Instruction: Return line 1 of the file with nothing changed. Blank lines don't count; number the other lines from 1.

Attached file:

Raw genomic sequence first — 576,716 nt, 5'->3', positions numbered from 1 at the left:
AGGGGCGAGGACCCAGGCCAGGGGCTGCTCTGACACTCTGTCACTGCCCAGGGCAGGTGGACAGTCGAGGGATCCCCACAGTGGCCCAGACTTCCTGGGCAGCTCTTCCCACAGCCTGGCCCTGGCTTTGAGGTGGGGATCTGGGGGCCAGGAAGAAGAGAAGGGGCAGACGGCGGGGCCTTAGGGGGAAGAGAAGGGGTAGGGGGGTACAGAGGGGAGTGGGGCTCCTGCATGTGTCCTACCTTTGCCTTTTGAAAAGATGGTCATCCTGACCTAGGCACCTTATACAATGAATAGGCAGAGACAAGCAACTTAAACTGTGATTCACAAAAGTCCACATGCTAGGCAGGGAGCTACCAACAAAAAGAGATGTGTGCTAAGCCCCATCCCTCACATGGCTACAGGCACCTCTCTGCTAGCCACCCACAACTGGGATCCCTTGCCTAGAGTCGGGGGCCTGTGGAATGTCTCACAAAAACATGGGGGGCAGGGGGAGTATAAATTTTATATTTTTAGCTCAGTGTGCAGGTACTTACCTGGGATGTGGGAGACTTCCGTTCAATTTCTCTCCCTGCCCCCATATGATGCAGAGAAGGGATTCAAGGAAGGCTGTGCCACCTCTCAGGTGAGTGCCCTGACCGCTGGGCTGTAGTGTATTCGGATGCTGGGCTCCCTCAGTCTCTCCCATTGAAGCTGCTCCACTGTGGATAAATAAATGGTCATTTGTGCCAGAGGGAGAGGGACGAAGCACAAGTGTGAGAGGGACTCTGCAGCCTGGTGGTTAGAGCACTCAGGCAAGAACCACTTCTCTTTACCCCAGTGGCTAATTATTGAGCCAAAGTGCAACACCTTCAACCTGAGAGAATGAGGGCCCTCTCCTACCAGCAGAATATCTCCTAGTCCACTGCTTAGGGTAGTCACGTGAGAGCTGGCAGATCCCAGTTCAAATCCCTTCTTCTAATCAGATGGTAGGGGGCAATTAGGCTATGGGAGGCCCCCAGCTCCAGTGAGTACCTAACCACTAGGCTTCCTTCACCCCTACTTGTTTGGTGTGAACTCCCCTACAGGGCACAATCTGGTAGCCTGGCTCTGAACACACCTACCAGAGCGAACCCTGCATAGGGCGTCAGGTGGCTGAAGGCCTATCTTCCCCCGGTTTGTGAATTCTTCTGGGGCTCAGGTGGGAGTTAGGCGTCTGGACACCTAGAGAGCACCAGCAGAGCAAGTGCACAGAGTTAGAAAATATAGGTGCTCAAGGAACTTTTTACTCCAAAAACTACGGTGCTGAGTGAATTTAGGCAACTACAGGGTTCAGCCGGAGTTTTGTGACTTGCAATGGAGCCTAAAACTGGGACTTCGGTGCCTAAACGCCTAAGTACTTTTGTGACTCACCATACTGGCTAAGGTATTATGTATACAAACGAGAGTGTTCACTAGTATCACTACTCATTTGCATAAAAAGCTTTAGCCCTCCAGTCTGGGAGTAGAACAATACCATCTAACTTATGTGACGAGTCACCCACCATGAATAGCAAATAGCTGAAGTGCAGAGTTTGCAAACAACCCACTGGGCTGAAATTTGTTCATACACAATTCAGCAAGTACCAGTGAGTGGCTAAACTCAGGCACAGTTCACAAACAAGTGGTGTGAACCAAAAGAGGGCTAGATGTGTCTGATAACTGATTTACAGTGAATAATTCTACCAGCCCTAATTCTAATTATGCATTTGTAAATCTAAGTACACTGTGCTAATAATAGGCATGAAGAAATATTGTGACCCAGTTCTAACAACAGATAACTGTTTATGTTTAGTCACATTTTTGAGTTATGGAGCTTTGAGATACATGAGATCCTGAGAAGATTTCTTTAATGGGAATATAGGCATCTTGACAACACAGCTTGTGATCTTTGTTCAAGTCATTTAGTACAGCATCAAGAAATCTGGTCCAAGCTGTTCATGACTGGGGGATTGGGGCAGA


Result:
Raw genomic sequence first — 576,716 nt, 5'->3', positions numbered from 1 at the left: